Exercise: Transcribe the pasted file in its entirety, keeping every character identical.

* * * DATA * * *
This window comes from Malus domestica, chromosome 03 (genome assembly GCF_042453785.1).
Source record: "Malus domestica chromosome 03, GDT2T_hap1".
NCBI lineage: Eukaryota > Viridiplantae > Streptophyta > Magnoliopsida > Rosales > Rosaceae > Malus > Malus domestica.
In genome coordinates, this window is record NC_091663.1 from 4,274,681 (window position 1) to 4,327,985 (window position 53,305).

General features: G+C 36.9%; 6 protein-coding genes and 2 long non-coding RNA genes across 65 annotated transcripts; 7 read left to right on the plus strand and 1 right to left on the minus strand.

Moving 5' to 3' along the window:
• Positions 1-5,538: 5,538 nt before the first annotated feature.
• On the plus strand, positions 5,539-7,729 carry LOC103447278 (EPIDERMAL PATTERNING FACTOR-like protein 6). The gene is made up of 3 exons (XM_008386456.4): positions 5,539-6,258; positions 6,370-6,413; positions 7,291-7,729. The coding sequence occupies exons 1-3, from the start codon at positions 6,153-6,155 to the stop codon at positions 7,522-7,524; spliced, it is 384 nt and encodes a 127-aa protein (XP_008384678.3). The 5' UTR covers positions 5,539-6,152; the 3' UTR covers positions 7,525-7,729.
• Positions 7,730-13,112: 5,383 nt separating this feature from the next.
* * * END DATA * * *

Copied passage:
This window comes from Malus domestica, chromosome 03 (genome assembly GCF_042453785.1).
Source record: "Malus domestica chromosome 03, GDT2T_hap1".
NCBI lineage: Eukaryota > Viridiplantae > Streptophyta > Magnoliopsida > Rosales > Rosaceae > Malus > Malus domestica.
In genome coordinates, this window is record NC_091663.1 from 4,274,681 (window position 1) to 4,327,985 (window position 53,305).

General features: G+C 36.9%; 6 protein-coding genes and 2 long non-coding RNA genes across 65 annotated transcripts; 7 read left to right on the plus strand and 1 right to left on the minus strand.

Moving 5' to 3' along the window:
• Positions 1-5,538: 5,538 nt before the first annotated feature.
• On the plus strand, positions 5,539-7,729 carry LOC103447278 (EPIDERMAL PATTERNING FACTOR-like protein 6). The gene is made up of 3 exons (XM_008386456.4): positions 5,539-6,258; positions 6,370-6,413; positions 7,291-7,729. The coding sequence occupies exons 1-3, from the start codon at positions 6,153-6,155 to the stop codon at positions 7,522-7,524; spliced, it is 384 nt and encodes a 127-aa protein (XP_008384678.3). The 5' UTR covers positions 5,539-6,152; the 3' UTR covers positions 7,525-7,729.
• Positions 7,730-13,112: 5,383 nt separating this feature from the next.